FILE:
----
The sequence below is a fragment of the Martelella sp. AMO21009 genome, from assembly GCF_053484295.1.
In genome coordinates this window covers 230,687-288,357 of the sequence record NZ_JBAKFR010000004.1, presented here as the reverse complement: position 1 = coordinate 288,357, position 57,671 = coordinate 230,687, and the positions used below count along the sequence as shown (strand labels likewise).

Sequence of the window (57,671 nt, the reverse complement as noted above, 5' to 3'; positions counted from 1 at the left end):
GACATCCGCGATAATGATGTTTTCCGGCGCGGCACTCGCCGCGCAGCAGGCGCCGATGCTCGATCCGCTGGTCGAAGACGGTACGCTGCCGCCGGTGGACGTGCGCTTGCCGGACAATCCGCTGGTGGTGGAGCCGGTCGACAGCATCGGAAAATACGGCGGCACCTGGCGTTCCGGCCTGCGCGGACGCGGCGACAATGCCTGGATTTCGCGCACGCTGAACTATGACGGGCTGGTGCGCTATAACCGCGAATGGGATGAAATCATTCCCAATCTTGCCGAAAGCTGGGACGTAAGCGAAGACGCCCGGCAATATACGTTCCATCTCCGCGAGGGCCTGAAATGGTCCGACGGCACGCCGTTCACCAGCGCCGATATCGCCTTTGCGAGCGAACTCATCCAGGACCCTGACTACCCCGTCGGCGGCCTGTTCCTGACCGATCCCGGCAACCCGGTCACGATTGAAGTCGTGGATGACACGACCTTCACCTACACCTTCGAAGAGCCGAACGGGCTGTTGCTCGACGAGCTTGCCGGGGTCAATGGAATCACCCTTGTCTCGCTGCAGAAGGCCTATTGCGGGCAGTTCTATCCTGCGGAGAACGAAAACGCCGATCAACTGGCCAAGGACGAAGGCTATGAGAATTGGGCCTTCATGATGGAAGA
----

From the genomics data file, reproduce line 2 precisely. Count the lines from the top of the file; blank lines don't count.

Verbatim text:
In genome coordinates this window covers 230,687-288,357 of the sequence record NZ_JBAKFR010000004.1, presented here as the reverse complement: position 1 = coordinate 288,357, position 57,671 = coordinate 230,687, and the positions used below count along the sequence as shown (strand labels likewise).